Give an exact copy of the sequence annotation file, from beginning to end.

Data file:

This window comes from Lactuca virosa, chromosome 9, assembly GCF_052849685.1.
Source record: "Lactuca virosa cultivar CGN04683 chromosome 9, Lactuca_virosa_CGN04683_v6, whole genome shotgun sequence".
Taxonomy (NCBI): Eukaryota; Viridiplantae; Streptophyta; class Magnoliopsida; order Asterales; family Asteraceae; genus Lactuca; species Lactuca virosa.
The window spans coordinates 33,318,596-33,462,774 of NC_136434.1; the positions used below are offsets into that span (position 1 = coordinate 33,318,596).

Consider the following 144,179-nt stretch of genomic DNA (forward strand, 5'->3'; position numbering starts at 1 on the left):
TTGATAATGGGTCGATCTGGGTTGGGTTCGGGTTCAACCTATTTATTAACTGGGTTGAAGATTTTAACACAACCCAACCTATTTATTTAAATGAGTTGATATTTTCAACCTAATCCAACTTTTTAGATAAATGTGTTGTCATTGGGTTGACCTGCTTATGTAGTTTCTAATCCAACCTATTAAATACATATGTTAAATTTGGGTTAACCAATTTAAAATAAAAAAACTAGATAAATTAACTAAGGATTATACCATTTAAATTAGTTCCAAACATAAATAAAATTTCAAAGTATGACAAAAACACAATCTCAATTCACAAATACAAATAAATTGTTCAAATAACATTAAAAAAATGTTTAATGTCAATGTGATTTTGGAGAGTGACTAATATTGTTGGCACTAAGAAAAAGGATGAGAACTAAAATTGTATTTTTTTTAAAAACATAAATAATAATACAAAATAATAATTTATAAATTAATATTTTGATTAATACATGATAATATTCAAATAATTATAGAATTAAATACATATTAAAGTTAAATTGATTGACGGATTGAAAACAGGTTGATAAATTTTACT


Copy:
This window comes from Lactuca virosa, chromosome 9, assembly GCF_052849685.1.
Source record: "Lactuca virosa cultivar CGN04683 chromosome 9, Lactuca_virosa_CGN04683_v6, whole genome shotgun sequence".
Taxonomy (NCBI): Eukaryota; Viridiplantae; Streptophyta; class Magnoliopsida; order Asterales; family Asteraceae; genus Lactuca; species Lactuca virosa.
The window spans coordinates 33,318,596-33,462,774 of NC_136434.1; the positions used below are offsets into that span (position 1 = coordinate 33,318,596).

Consider the following 144,179-nt stretch of genomic DNA (forward strand, 5'->3'; position numbering starts at 1 on the left):
TTGATAATGGGTCGATCTGGGTTGGGTTCGGGTTCAACCTATTTATTAACTGGGTTGAAGATTTTAACACAACCCAACCTATTTATTTAAATGAGTTGATATTTTCAACCTAATCCAACTTTTTAGATAAATGTGTTGTCATTGGGTTGACCTGCTTATGTAGTTTCTAATCCAACCTATTAAATACATATGTTAAATTTGGGTTAACCAATTTAAAATAAAAAAACTAGATAAATTAACTAAGGATTATACCATTTAAATTAGTTCCAAACATAAATAAAATTTCAAAGTATGACAAAAACACAATCTCAATTCACAAATACAAATAAATTGTTCAAATAACATTAAAAAAATGTTTAATGTCAATGTGATTTTGGAGAGTGACTAATATTGTTGGCACTAAGAAAAAGGATGAGAACTAAAATTGTATTTTTTTTAAAAACATAAATAATAATACAAAATAATAATTTATAAATTAATATTTTGATTAATACATGATAATATTCAAATAATTATAGAATTAAATACATATTAAAGTTAAATTGATTGACGGATTGAAAACAGGTTGATAAATTTTACT